You have to wonder why anyone would want to be the governor of Rhode Island. After all, as governorships go it’s not a very powerful position. The governor’s proposed budget is routinely sliced and diced by the legislative leadership and sometimes pretty much dead on arrival. The governor does not possess a line item veto power when it comes to the eleventh hour budget presented by the legislature. There’s no governor’s mansion or plane. And being the chief executive of the smallest state in the union with one of the most stubbornly anemic economies certainly doesn’t provide much in the way of bragging rights.
But that hardly stops a new field of candidates every four years from springing forward in pursuit of the top elected office. One thing the state’s governorship does have going for it, however, is the fact that Rhode Island voters see the position as something of an antidote to the critical mass of Democrats owning just about every other elected position.
By way of illustration, when was the last time Rhode Islanders elected a Democrat governor? Still thinking? It was in 1992 and the winning Democrat candidate was an incumbent named Bruce Sundlun. Our present governor, Lincoln Chafee, won the governorship as an independent and will leave office in January 2015 as a Democrat, possibly on his way to Washington with a job lined up in the Obama Administration’s final two years.
Democrats really would like to field a winning candidate for the job and they have two excellent candidates to consider for next year’s election: Angel Taveras, the Mayor of Providence, and Gina Raimondo, the General Treasurer. Angel Taveras is in a strong position: recognized for his executive leadership in straightening out the capital city’s financial woes (a work in progress he will leave to his successor) and a deft politician who has demonstrated he can work successfully with powerful city unions. His announced policy initiative on strengthening early education is a sound stratagem. He’s also Latino in a state with a growing Latino population.
Gina Raimondo will also make a strong candidate, and if she prevails in the primary against Mayor Taveras she will be tough to beat come November. She could be the next Ella Grasso or Jane Swift as the Ocean State’s first female governor, something that a lot of folks would like to see happen.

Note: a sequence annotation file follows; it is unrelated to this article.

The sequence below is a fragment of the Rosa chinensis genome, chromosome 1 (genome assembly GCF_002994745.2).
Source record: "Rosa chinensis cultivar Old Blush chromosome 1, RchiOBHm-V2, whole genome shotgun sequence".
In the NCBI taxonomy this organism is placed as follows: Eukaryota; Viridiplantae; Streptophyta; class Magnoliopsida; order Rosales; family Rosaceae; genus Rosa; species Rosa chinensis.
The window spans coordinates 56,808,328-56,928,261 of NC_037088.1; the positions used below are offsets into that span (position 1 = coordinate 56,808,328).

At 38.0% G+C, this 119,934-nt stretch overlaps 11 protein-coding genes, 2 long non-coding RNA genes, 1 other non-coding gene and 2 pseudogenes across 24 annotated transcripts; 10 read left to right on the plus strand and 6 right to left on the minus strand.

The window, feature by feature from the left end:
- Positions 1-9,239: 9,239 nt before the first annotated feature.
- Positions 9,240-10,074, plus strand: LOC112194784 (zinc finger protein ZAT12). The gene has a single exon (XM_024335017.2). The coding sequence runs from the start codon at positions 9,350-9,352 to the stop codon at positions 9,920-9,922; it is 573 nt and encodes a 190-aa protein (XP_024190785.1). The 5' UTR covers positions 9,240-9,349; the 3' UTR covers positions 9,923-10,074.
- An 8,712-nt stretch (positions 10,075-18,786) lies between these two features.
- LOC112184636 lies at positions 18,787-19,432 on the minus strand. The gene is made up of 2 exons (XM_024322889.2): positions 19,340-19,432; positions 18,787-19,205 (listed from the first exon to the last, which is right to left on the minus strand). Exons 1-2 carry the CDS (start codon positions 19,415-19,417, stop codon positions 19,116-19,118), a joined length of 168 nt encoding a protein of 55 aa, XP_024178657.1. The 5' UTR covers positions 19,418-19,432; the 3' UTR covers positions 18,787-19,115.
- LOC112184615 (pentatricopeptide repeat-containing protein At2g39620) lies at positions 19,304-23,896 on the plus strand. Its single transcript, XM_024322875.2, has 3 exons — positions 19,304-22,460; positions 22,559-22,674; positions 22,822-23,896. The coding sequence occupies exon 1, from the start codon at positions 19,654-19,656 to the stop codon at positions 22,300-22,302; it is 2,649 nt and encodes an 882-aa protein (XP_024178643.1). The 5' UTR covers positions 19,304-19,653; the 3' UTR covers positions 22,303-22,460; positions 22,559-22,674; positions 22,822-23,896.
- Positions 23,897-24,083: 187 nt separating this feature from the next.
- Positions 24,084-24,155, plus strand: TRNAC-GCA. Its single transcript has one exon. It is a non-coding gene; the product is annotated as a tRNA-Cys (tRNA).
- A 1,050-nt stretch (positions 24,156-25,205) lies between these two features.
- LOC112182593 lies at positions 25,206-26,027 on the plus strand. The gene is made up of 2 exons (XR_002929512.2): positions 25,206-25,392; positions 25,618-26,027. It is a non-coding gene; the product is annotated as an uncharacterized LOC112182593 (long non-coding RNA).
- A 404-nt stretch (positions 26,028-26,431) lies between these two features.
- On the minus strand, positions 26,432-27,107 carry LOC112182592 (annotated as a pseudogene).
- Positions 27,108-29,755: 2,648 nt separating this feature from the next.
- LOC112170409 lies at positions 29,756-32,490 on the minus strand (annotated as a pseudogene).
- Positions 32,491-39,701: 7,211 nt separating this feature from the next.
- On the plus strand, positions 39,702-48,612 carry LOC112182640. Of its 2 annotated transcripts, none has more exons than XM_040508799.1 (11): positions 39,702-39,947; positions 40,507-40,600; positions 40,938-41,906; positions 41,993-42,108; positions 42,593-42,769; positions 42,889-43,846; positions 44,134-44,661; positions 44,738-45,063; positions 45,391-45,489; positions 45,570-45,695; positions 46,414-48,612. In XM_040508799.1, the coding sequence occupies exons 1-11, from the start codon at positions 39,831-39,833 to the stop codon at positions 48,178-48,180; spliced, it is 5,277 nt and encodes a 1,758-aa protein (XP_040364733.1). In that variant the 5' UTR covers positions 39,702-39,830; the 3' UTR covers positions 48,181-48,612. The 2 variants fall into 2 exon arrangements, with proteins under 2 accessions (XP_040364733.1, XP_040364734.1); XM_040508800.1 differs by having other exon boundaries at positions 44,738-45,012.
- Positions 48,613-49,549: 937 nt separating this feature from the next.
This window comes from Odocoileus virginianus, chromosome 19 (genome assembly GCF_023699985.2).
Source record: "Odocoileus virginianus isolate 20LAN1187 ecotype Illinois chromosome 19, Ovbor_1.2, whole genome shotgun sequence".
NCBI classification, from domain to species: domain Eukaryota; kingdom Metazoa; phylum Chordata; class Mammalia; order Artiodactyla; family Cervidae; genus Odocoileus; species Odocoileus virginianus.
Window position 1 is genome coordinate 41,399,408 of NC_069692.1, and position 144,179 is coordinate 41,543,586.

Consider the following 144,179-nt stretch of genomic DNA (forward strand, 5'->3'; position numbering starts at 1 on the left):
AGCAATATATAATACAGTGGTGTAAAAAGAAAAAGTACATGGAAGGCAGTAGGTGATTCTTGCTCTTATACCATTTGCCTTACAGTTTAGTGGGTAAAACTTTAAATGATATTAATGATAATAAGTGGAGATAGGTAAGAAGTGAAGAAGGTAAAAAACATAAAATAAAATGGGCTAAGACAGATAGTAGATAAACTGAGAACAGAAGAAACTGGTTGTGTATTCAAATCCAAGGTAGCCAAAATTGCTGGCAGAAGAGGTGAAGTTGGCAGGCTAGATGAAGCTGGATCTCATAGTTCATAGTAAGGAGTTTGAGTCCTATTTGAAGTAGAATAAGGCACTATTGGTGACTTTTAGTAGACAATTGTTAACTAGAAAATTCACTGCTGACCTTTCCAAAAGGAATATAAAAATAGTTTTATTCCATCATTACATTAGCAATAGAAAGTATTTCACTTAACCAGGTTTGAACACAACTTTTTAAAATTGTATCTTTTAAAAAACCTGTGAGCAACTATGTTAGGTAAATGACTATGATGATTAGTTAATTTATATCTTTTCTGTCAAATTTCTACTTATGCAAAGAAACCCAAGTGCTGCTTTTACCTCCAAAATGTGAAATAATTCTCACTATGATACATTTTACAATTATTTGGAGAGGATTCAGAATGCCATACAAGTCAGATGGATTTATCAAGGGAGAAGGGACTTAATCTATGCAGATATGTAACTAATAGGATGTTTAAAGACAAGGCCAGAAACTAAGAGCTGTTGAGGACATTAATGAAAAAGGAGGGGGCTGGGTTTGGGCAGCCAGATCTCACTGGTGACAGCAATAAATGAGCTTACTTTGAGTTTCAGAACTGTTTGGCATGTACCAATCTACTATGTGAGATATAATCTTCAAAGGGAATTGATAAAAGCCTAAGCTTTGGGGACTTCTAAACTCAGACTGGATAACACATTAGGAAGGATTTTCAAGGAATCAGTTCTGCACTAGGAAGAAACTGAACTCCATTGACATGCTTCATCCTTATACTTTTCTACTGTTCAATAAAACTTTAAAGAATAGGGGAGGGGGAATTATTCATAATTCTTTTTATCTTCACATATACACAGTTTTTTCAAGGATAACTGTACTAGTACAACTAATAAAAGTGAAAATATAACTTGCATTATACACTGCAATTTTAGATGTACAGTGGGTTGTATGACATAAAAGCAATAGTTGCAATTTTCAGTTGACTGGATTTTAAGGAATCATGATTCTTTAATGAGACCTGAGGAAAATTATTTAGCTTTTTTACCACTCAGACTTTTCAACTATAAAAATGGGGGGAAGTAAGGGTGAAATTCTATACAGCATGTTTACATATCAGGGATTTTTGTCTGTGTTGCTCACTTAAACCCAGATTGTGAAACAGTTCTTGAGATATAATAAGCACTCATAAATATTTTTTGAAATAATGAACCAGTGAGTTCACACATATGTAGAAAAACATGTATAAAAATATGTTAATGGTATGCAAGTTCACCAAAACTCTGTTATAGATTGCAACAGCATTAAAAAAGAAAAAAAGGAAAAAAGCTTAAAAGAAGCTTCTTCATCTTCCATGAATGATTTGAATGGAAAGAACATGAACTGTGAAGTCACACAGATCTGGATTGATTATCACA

But she does have the pension overhaul and the ongoing court ordered remediation to deal with first. So tied as she is to this divisive issue, voters either love her or would like to see her political career terminated at the first opportunity. Actually, polling has shown that union voters hold a more nuanced stand when it comes to Gina (men like her, as do Republicans). Despite the focus on the state’s economy in the upcoming election season, Raimondo will remain defined as a candidate by the pension reform law, for good or bad. But forceful comments made recently by both House Speaker Gordon Fox and Senate President Teresa Paiva-Weed leave little doubt that the pension overhaul is not going to be a legislative priority next year, so they and the General Treasurer remain on the same page that the law should stand as passed. And it may be hard for her opponents, starting with Mayor Taveras, to attack her on the pension issue, as it is saving significant taxpayer dollars at both the state and municipal levels.
On the Republican side, favored by voters in the last five elections, Cranston Mayor Allan Fung and Moderate-turned-Republican Ken Block will also face off in a tough primary battle. Fung has done a good job running Cranston and he has also had success working with his unions. Republican Cranston mayors can win state elections: look at Ed DiPrete back in the 1980s.
Ken Block may actually have more statewide name recognition than Allan Fung because of his knack for getting attention, and if there’s one thing that Ken Block will offer up in spades during a primary contest will be specific policy ideas about improving Rhode Island state government, which will force Mayor Fung to get specific about just how he will create 20,000 new jobs as he claims (reminiscent of Don Carcieri) he will do.
Note: For the record, let me insert here that I do not publicly endorse candidates despite what some see as my backing of Mayor Fung because I hosted his announcement event at my company, Taco, Inc. Allan has been a good friend to Taco and understands our importance to the city’s economy and so hosting his announcement was simply a way of being gracious to Cranston’s top official for his important occasion. Also, my public policy concerns far outweigh individual political personalities who come and go.
Leaving the novice Clay Pell on the sideline for now, the gubernatorial candidates list for next November is pretty impressive. The primaries will of course be expensive and probably nasty, reducing everyone in the process, but that’s politics. Rhode Islanders should look upon these ambitious candidates with a measure of pride. After all, each of them has an impressive resume, complete with executive experience. Among the four we have two ethnic, second generation candidates, a software engineer, and a Rhodes Scholar woman.
Despite what I said about the limits on the executive powers of the governor, being the chief executive of Rhode Island is an important and influential position nonetheless, especially in the hands of an activist governor, and it’s a position that could be strengthened through changes advanced in a constitutional convention should voters decide to authorize one in the November election.
It’s going to be an interesting race for governor. And then there’s the potential return of Buddy Cianci as Providence mayor. Stay tuned.